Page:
The Government is poised to unveil measures aimed at “controlling” the flow of migrants in a move seen as an attempt to neutralise the hot-button issue in election year.
But it is refusing to say exactly what impact they are likely to have on record net migrant numbers that hit 71,000 in the past year.
Speaking ahead of a major speech by Immigration Minister Michael Woodhouse in Queenstown on Wednesday, Prime Minister Bill English said the changes were designed to get better control and to better match immigrants with the skills needed.
Asked what impact the new moves would have on net inflows, English said he would not give an exact estimate.
“The changes are about controlling the flows, I’m just not going to forecast exactly what impact they may or not have because forecasts have proven to be wrong so often over the last couple of years.”
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He pointed to changes already announced late last year and said Woodhouse would be announcing “further adjustments”.
His comments came as NZ First leader Winston Peters continued his long-standing campaign over the level of immigration and Labour steps up its rhetoric over the impact of record immigration on Auckland’s infrastructure.
Also on Tuesday Australian Prime Minister Malcolm Turnbull announced the abolition of 457 visas for skilled migrants, replacing it with a new visa.
Turnbull’s aim was to ensure immigrant workers filled genuine skills shortages, and were not given visas just because employers found it easier to bring in a foreign worker than recruit an Australian.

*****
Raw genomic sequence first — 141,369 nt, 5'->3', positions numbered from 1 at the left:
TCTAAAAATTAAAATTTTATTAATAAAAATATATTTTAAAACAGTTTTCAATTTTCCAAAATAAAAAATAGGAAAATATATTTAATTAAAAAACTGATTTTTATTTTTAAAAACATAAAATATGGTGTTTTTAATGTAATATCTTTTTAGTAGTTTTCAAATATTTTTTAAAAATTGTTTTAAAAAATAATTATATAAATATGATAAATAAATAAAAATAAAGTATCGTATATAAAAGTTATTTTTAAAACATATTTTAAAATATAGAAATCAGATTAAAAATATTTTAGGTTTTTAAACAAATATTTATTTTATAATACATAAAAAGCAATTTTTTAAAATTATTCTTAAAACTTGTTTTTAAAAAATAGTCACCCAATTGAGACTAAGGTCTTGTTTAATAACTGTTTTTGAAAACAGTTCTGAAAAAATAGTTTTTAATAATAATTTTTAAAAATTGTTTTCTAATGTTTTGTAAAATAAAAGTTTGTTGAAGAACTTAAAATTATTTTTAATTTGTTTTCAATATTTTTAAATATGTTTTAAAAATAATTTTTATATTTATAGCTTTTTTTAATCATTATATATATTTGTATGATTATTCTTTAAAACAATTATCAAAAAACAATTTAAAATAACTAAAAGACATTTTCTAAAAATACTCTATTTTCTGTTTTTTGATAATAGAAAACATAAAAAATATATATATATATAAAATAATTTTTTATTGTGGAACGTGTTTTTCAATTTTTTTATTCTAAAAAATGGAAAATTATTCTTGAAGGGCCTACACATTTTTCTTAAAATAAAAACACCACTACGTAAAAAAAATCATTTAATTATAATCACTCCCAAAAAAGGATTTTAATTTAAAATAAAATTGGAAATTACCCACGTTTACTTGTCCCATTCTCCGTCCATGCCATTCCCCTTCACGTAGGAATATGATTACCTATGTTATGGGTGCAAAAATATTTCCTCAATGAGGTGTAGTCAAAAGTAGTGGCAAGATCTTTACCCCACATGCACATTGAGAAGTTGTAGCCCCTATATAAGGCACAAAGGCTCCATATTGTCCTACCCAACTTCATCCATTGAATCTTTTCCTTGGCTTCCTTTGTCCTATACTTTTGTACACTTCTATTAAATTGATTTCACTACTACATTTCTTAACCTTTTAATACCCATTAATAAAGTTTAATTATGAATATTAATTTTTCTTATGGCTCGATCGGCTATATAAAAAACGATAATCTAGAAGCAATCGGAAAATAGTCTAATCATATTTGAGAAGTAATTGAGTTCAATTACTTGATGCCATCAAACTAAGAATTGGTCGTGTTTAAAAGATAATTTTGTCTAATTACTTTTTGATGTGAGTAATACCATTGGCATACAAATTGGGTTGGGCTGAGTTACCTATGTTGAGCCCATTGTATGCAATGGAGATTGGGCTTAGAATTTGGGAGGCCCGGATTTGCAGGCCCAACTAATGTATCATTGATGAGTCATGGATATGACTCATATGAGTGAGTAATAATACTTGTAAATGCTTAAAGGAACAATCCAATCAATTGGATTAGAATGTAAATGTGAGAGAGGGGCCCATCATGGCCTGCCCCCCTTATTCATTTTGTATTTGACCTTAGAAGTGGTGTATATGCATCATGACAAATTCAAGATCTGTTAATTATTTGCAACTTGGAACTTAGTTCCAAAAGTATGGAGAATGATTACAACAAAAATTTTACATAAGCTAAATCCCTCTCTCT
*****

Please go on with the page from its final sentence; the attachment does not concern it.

English said the objectives of changes here were “pretty similar” to Australia’s.
“We want to be able to control the flows and get a good match between the skills we need – because we certainly have skill shortages and need to fill the gap – and make sure we get the right mix of people coming in,” he said.
“You always have to keep tweaking the policy to adjust to the economic reality on the one hand, but on the other hand to make sure you are getting the right mix for the good of the country not just for that industry.”
English pointed to a freight operator he had spoken to who had 28 out of 180 truck parked up because he couldn’t get truck drivers “for love or money”.
He would have a view, as did some in the hospitality and other industries, of what amounts to skilled work and what they can recruit, English said.
Changes had already been made, such as giving a significant weight to migrants who moved to areas outside Auckland and cuts to the rights of access for parents.
In October Woodhouse cut the target range for the number of people gaining residence from 90,000-100,000 down to 85,000-95,000.
At the same time he raised the number of points required for residence from 140 to 160 under the Skilled Migrant Category and cut the number of places available for those who wanted to join family members here.
The capped family categories were cut to 2000 a year from 5500 and he temporarily closed the Parent Category to new applications..
Also last year the Government updated its efforts to develop “a skilled and safer workforce” to promote investment in skills, maximise employment for adult Kiwis and “use immigration settings to attract the best people to fill skill shortages across different sectors and regions”.